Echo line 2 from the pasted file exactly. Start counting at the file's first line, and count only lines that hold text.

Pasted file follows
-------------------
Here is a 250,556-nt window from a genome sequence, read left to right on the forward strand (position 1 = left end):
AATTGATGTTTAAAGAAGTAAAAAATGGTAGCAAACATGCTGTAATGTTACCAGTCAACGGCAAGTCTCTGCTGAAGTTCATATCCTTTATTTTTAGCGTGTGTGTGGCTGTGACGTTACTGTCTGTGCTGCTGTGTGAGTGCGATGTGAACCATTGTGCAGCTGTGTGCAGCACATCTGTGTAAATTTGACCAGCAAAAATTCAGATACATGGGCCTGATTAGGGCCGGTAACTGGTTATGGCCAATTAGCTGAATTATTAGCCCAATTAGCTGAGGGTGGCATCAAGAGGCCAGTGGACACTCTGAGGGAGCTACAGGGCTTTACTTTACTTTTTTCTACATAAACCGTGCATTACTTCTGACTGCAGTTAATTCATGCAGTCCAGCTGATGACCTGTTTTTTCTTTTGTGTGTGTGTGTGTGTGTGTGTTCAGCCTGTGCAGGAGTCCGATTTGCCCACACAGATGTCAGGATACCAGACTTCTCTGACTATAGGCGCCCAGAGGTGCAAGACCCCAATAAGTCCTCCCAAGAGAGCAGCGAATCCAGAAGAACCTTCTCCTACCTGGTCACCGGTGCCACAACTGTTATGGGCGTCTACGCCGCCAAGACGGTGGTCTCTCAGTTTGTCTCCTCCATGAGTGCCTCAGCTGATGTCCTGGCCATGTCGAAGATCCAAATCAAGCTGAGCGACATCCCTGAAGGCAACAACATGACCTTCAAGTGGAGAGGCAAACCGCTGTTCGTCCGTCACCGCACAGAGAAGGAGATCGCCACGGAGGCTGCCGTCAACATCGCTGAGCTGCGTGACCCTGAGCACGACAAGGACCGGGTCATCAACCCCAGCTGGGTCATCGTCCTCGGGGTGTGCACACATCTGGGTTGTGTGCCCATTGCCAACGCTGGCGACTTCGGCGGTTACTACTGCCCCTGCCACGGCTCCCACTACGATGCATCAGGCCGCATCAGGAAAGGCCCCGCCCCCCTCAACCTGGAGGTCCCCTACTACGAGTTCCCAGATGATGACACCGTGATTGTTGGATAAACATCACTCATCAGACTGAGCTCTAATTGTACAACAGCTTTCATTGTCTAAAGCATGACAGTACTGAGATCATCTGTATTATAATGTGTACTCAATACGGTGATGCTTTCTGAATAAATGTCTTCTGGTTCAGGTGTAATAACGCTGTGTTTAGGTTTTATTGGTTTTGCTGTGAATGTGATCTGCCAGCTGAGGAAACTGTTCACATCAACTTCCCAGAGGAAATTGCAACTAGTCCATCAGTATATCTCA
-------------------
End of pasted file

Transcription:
AATTGATGTTTAAAGAAGTAAAAAATGGTAGCAAACATGCTGTAATGTTACCAGTCAACGGCAAGTCTCTGCTGAAGTTCATATCCTTTATTTTTAGCGTGTGTGTGGCTGTGACGTTACTGTCTGTGCTGCTGTGTGAGTGCGATGTGAACCATTGTGCAGCTGTGTGCAGCACATCTGTGTAAATTTGACCAGCAAAAATTCAGATACATGGGCCTGATTAGGGCCGGTAACTGGTTATGGCCAATTAGCTGAATTATTAGCCCAATTAGCTGAGGGTGGCATCAAGAGGCCAGTGGACACTCTGAGGGAGCTACAGGGCTTTACTTTACTTTTTTCTACATAAACCGTGCATTACTTCTGACTGCAGTTAATTCATGCAGTCCAGCTGATGACCTGTTTTTTCTTTTGTGTGTGTGTGTGTGTGTGTGTTCAGCCTGTGCAGGAGTCCGATTTGCCCACACAGATGTCAGGATACCAGACTTCTCTGACTATAGGCGCCCAGAGGTGCAAGACCCCAATAAGTCCTCCCAAGAGAGCAGCGAATCCAGAAGAACCTTCTCCTACCTGGTCACCGGTGCCACAACTGTTATGGGCGTCTACGCCGCCAAGACGGTGGTCTCTCAGTTTGTCTCCTCCATGAGTGCCTCAGCTGATGTCCTGGCCATGTCGAAGATCCAAATCAAGCTGAGCGACATCCCTGAAGGCAACAACATGACCTTCAAGTGGAGAGGCAAACCGCTGTTCGTCCGTCACCGCACAGAGAAGGAGATCGCCACGGAGGCTGCCGTCAACATCGCTGAGCTGCGTGACCCTGAGCACGACAAGGACCGGGTCATCAACCCCAGCTGGGTCATCGTCCTCGGGGTGTGCACACATCTGGGTTGTGTGCCCATTGCCAACGCTGGCGACTTCGGCGGTTACTACTGCCCCTGCCACGGCTCCCACTACGATGCATCAGGCCGCATCAGGAAAGGCCCCGCCCCCCTCAACCTGGAGGTCCCCTACTACGAGTTCCCAGATGATGACACCGTGATTGTTGGATAAACATCACTCATCAGACTGAGCTCTAATTGTACAACAGCTTTCATTGTCTAAAGCATGACAGTACTGAGATCATCTGTATTATAATGTGTACTCAATACGGTGATGCTTTCTGAATAAATGTCTTCTGGTTCAGGTGTAATAACGCTGTGTTTAGGTTTTATTGGTTTTGCTGTGAATGTGATCTGCCAGCTGAGGAAACTGTTCACATCAACTTCCCAGAGGAAATTGCAACTAGTCCATCAGTATATCTCA